Traditionalists have been occasionally misunderstood, by those with shallow understanding of Traditional doctrines, as being prone to "nostalgia" in terms of idealizing particularly ancient and medieval history, and prone to "optimism" in terms of expecting the Dark Age to roll over into a new Golden Age.
Regarding "nostalgia": As noted, the Dark Age corresponds approximately to our timeline of recorded history. Our "ancient" and "medieval" periods still exist in the "Dark Age," and are rife with anti-Traditional forces. They are only relatively more "Traditional" in contrast to the aberrations of our "Modern" period, particularly the excesses of the post "Enlightenment" period. The tide of Traditional and anti-Traditional forces occasionally fluctuates, and at a level beyond the imposition of human "will" in the matter. There are traditional doctrines of phases of the Kali Yuga. By one Traditional system, the "Twilight" phase of the Kali Yuga began in 1939. Much could be said about this.
Regarding "optimism": Traditional doctrines are almost unanimous that the transition from one phase of major cosmological cycles to another is cataclysmic in nature. Both Guenon and Evola disparaged their over-eager followers who had romantic ideas about forming "elite" cadres in hopes of being the standard-bearers of "Tradition" into the next era. Aside from the cosmic time scales involved, meaning none of us reading this will likely live to see it, the cataclysmic nature of the transition is such that few would survive the transition even if they lived long enough to see its arrival.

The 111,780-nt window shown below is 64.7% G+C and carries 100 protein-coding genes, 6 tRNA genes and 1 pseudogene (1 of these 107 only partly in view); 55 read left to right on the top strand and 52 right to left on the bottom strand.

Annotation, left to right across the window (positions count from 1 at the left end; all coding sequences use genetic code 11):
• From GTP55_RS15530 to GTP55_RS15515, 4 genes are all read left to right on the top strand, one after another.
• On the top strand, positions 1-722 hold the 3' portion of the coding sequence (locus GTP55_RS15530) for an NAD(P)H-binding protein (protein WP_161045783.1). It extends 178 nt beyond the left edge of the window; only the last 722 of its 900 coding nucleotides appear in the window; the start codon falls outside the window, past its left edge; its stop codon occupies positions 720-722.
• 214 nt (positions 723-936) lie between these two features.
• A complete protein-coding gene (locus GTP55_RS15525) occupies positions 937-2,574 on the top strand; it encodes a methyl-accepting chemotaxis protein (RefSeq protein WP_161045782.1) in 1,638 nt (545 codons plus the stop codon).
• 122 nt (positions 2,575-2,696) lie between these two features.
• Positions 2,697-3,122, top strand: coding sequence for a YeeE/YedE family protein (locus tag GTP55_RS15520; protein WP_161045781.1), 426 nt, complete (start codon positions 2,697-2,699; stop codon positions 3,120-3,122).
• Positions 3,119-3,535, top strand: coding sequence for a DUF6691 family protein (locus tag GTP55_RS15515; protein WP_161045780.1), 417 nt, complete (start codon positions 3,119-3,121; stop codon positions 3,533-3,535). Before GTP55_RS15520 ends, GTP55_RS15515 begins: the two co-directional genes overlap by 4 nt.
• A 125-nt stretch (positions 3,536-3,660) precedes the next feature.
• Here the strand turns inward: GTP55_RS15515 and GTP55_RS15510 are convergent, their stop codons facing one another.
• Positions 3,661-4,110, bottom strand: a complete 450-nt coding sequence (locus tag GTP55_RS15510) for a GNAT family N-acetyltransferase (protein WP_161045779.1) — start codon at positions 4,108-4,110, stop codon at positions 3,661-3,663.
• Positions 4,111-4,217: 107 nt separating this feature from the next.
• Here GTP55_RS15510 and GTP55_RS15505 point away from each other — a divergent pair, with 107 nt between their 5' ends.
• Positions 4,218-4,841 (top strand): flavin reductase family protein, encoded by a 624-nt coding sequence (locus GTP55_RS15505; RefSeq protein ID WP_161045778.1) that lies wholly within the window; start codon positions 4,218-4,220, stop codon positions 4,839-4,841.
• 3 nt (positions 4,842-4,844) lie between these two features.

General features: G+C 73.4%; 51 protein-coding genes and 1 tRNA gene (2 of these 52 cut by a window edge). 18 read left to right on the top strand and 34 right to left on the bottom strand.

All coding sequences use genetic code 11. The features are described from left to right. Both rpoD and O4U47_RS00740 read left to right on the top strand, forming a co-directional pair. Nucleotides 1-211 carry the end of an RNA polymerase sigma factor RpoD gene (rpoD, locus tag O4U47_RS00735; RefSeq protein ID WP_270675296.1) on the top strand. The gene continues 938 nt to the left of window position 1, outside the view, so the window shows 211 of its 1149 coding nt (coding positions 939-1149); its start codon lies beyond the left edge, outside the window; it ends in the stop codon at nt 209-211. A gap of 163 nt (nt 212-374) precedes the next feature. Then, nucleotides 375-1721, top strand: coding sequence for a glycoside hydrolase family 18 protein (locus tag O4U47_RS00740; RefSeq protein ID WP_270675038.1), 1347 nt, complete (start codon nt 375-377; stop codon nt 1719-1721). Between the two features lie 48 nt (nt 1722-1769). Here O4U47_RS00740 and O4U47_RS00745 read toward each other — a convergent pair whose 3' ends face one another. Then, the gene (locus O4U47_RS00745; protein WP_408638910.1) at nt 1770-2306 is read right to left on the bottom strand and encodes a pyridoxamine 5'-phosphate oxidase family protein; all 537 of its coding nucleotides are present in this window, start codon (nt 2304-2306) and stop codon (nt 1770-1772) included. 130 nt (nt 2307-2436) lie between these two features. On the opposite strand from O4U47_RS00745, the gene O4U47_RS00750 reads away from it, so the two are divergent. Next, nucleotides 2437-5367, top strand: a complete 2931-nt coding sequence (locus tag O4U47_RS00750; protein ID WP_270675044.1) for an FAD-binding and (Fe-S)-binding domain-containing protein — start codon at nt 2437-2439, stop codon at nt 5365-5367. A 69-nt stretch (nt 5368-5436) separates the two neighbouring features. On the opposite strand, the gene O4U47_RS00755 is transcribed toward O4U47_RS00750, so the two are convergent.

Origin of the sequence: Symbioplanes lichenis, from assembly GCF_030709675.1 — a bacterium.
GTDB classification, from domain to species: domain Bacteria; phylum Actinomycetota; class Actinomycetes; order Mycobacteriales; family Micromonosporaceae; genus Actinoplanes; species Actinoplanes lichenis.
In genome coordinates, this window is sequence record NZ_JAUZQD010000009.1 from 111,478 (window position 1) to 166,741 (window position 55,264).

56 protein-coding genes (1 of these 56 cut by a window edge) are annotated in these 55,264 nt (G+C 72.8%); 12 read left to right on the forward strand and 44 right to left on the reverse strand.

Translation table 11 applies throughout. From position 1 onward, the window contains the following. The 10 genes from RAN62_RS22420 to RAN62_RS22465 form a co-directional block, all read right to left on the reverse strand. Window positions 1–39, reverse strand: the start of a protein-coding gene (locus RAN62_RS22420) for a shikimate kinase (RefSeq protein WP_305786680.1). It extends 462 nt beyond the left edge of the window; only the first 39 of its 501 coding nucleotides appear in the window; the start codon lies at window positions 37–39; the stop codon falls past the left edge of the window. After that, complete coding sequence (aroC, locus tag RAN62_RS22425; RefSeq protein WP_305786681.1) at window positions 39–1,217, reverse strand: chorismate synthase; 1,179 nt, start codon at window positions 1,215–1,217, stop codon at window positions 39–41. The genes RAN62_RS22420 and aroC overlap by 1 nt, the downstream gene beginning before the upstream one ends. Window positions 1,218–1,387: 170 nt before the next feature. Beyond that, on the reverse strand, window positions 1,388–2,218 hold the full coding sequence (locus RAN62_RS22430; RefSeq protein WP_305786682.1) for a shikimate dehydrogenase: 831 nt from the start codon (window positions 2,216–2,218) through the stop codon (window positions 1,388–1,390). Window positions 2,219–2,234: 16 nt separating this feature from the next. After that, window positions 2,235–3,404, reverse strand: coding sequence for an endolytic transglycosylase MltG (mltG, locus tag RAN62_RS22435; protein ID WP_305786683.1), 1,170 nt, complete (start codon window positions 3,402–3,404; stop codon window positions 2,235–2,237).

Whatever "nostalgia" or idealization of the knowable past there may be is highly conditional. Whatever "optimism" might be warranted is abstract and impersonal in nature. Misanthropy and "pessimism" is generally warranted. Nihilism might only be inconvenienced by a modicum of abstract, coldly impersonal metaphysics within a transient spatio-temporal threshing machine.